Of course, we should build lives that we don’t want to escape, but that’s not easy. Also, I can think of many vacations that cost less than $1000 but that’s beside the point.

    1. I’ve been there, Hannah, and I agree that vacations – especially in the thick of raising a family – offer that break from pressure. I also believe that we can build in less costly relief from pressure. As you say, vacations don’t have to be expensive. Staycations are cheaper still. And I believe that they can be full of appeal too. The vacation get-away is so relentlessly marketed that I think we all long for it without even realizing that there are alternatives. It isn’t easy to build lives we don’t want to escape. But how worthwhile!

  2. We have two kids and we enjoy giving them experiences and getaways, but we have a solid committment to never, ever get into debt to do so. We are splurging on a vacation to Disney World next month that has cost us thousands, but the thing is, we have spent the last two and a half years saving up so that it’s paid in full up front. In the meantime, we provide experiences that do cost money, but on a lot smaller scale. We go camping for family vacations in the summer. We go to water parks as a mid-winter break, going during off times and taking advantages of specials that we now know will be offered. It is completely possible to ‘escape’ and to provide family experiences, but it requires time and commitment to being able to do so along with staying out of debt.

    1. Finding those alternative, less expensive getaways is worth the effort it takes. Off-season doesn’t work for Ms. G and other teachers, but there are still options. I hope that you write about your experience at Disney World! That is a trip we are tempted to take since my husband goes to an annual conference in Orlando. Like you, if we make that happen, it will only be after having saved for it in advance.

  3. Composing a lifestyle where there is less need to “escape” is really the key. With day to day contentment, and happiness you won’t feel the need to impulsively spend to get away. You can plan and save for it and truly enjoy the experience that much better. If you are just constantly chasing a week long vacation to escape you’ll never be happy.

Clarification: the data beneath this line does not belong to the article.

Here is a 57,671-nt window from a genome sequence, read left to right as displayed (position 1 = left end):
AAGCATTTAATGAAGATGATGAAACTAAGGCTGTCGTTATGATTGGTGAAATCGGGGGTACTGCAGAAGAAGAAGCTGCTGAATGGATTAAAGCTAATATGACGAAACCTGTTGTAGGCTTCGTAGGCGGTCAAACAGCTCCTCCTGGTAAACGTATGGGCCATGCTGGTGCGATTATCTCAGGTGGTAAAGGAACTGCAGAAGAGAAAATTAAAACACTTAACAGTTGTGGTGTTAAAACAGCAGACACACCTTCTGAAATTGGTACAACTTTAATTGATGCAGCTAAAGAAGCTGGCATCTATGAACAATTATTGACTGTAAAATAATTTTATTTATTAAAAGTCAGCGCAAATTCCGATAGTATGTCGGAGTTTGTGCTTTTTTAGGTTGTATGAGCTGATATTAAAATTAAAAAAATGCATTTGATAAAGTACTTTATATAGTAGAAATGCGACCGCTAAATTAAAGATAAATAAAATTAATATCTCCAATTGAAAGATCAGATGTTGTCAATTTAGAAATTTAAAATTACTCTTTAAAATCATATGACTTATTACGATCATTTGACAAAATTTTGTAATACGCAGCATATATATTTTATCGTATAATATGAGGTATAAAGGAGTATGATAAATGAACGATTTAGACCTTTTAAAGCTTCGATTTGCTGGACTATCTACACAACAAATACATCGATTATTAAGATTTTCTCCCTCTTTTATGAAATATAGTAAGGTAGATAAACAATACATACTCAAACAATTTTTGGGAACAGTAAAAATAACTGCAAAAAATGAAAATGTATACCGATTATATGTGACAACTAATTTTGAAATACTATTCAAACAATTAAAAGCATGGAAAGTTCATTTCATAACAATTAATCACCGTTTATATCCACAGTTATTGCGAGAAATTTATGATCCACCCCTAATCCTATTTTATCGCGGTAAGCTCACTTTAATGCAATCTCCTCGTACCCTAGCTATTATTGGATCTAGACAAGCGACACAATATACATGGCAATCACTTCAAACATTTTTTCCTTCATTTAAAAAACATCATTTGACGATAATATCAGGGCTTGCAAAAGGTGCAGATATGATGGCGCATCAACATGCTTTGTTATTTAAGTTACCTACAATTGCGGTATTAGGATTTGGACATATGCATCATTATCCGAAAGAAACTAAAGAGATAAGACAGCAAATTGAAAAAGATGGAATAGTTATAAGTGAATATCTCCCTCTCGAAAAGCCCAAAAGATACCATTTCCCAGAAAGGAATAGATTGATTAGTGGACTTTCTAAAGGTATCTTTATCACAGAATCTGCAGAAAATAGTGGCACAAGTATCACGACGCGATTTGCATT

1. I know what it is like to constantly dream of week-long vacations (or two-week-long), and it is definitely a symptom of unhappiness. Ms. G and her husband don’t always “chase” the next getaway, but I believe there are people who do. The day to day contentment you speak of is a real prize.

  4. That’s our main goal for our Fully Funded Lifestyle Change – to get a lifestyle where we don’t want to escape. Right now, I can totally see why people would do what they do for a break. Life and schedules can be brutal.

    We have friends that when they found out Mrs. SSC wasn’t getting laid off told her, “You should come on the Disney Cruise with us! It’ll be great and you can relax!” Mrs. SSC replied, “Well, my idea of spending thousands on a vacation like that before the kids can really appreciate it isn’t very relaxing.” These are friends that are making 2 oil salaries and still living paycheck to paycheck due to all the “retail/vacation escape” choices they make. Not that there’s anything wrong with that, if that’s what you want to choose.
    When that same friend found out we were set up to be able to “retire” in 3 years, her jaw nearly broke hitting the floor. It’s all about what you prioritize, I suppose.
    Like the above commenters, we plan on taking some of those vacations, but will save up for them, and have them essentially already paid for when we take them.

    1. “Not that there’s anything wrong with that.” I can see that you don’t want to be that money-smart know-it-all either : ) It’s hard to bear with the very wealthy living paycheck to paycheck. It sounds to me like you and your friends are on opposite sides of the Matrix. You’ve made the paradigm shift out of marketed excess and they are firmly rooted in it. I suspect there will be several jaws hitting the floor once you reach your FIRE date,

  5. One of the most important lessons I’ve learned since starting my debt-repayment journey, is the importance of contentment in life. My reaction to this post was how sad it is that Ms. G wants to escape her life, and needs to schedule a vacation to have something to look forward to. I anticipate “big” things as much as the next person, but I’ve found it much more fulfilling to incorporate gratitude and contentment in my day-to-day life – especially since we’re never guaranteed any more days beyond today.

    1. It’s a sobering thought to consider – “we’re never guaranteed any more days beyond today.” That’s a thought that leads some people to a “YOLO” way of life – spending it all now while they can. But to cultivate a day-to-day life of gratitude and contentment really does make the promise of today more than enough.